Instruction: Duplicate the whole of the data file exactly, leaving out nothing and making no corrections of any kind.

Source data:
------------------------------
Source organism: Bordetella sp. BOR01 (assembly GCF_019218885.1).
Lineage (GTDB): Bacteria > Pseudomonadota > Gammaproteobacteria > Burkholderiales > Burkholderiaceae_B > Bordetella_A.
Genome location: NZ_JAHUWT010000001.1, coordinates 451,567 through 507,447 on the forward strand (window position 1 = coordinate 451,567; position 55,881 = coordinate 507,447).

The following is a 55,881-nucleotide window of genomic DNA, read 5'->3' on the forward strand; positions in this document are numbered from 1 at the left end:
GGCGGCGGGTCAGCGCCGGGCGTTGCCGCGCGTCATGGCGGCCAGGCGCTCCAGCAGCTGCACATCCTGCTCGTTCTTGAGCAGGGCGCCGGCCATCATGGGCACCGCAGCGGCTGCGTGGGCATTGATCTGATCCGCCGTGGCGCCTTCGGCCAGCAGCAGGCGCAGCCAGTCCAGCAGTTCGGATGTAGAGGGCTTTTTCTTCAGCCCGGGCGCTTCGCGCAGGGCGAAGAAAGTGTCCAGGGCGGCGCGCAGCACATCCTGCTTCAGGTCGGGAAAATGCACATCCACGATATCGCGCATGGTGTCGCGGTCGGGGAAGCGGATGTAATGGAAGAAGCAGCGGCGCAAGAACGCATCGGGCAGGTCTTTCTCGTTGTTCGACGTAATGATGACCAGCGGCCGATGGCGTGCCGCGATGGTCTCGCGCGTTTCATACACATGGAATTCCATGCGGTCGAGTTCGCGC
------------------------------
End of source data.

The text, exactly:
Source organism: Bordetella sp. BOR01 (assembly GCF_019218885.1).
Lineage (GTDB): Bacteria > Pseudomonadota > Gammaproteobacteria > Burkholderiales > Burkholderiaceae_B > Bordetella_A.
Genome location: NZ_JAHUWT010000001.1, coordinates 451,567 through 507,447 on the forward strand (window position 1 = coordinate 451,567; position 55,881 = coordinate 507,447).

The following is a 55,881-nucleotide window of genomic DNA, read 5'->3' on the forward strand; positions in this document are numbered from 1 at the left end:
GGCGGCGGGTCAGCGCCGGGCGTTGCCGCGCGTCATGGCGGCCAGGCGCTCCAGCAGCTGCACATCCTGCTCGTTCTTGAGCAGGGCGCCGGCCATCATGGGCACCGCAGCGGCTGCGTGGGCATTGATCTGATCCGCCGTGGCGCCTTCGGCCAGCAGCAGGCGCAGCCAGTCCAGCAGTTCGGATGTAGAGGGCTTTTTCTTCAGCCCGGGCGCTTCGCGCAGGGCGAAGAAAGTGTCCAGGGCGGCGCGCAGCACATCCTGCTTCAGGTCGGGAAAATGCACATCCACGATATCGCGCATGGTGTCGCGGTCGGGGAAGCGGATGTAATGGAAGAAGCAGCGGCGCAAGAACGCATCGGGCAGGTCTTTCTCGTTGTTCGACGTAATGATGACCAGCGGCCGATGGCGTGCCGCGATGGTCTCGCGCGTTTCATACACATGGAATTCCATGCGGTCGAGTTCGCGC